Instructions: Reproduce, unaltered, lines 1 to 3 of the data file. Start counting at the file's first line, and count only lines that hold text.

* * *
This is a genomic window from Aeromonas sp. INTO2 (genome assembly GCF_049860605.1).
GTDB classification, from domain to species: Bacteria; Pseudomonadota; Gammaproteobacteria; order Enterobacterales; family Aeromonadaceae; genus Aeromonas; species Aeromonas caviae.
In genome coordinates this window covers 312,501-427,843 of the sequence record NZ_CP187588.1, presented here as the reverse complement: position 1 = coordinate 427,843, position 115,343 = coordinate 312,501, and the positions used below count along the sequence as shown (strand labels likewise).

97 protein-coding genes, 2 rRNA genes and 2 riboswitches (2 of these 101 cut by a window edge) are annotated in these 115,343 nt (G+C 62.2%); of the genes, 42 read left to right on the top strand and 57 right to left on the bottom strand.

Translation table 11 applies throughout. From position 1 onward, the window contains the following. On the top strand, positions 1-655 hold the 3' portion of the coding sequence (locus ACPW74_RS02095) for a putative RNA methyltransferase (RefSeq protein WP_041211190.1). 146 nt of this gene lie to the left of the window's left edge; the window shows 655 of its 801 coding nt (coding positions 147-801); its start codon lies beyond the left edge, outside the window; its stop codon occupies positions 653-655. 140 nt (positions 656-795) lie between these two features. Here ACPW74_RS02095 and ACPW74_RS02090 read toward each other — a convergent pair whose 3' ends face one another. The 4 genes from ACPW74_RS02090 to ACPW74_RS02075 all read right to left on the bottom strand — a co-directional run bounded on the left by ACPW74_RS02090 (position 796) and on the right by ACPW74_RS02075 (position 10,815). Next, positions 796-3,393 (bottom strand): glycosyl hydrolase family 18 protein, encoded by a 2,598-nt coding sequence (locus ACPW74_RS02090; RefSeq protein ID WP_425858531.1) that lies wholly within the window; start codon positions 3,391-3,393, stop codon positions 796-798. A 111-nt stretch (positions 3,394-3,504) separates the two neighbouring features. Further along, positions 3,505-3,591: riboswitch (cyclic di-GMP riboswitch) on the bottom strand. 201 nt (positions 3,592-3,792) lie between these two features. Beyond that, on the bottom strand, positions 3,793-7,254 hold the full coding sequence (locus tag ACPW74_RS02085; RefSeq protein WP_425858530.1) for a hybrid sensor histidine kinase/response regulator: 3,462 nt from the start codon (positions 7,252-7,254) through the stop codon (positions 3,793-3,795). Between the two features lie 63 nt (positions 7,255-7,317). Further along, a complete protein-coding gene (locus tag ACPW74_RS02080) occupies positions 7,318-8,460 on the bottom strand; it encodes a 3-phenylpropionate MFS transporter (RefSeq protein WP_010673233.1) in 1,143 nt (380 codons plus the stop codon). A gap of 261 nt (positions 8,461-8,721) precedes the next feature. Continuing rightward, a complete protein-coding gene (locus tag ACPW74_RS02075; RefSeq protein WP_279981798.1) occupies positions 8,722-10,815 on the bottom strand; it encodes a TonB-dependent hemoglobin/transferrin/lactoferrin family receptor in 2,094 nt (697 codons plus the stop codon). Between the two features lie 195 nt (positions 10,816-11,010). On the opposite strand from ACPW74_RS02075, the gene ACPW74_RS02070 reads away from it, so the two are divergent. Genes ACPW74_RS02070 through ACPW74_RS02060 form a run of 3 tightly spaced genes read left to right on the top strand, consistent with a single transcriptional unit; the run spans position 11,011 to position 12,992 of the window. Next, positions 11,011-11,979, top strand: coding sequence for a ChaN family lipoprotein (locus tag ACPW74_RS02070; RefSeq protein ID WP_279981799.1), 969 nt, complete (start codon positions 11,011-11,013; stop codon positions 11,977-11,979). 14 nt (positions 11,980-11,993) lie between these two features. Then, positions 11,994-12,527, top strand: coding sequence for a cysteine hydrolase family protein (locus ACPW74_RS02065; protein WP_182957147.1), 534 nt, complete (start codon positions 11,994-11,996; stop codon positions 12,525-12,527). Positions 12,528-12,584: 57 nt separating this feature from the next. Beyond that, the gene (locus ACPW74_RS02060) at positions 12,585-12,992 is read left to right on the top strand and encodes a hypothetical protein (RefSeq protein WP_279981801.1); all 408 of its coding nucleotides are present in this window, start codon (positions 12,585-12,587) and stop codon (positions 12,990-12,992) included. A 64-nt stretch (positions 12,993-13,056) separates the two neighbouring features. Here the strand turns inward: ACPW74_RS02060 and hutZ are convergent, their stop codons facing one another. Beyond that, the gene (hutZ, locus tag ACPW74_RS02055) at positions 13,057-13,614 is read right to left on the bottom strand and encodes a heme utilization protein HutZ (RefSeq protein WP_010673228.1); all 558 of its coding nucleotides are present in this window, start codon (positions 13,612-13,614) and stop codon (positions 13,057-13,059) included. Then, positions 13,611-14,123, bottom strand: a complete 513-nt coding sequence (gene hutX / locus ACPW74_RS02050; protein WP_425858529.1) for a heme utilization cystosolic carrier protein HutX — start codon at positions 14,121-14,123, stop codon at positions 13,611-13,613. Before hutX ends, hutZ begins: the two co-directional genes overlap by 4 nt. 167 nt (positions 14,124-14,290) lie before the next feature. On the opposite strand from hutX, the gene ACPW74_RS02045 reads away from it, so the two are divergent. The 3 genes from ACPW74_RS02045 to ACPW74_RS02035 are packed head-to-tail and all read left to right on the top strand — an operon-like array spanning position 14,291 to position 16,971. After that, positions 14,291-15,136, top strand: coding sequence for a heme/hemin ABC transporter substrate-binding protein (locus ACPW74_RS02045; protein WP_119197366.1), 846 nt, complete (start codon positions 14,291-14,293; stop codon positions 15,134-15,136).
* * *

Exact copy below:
This is a genomic window from Aeromonas sp. INTO2 (genome assembly GCF_049860605.1).
GTDB classification, from domain to species: Bacteria; Pseudomonadota; Gammaproteobacteria; order Enterobacterales; family Aeromonadaceae; genus Aeromonas; species Aeromonas caviae.
In genome coordinates this window covers 312,501-427,843 of the sequence record NZ_CP187588.1, presented here as the reverse complement: position 1 = coordinate 427,843, position 115,343 = coordinate 312,501, and the positions used below count along the sequence as shown (strand labels likewise).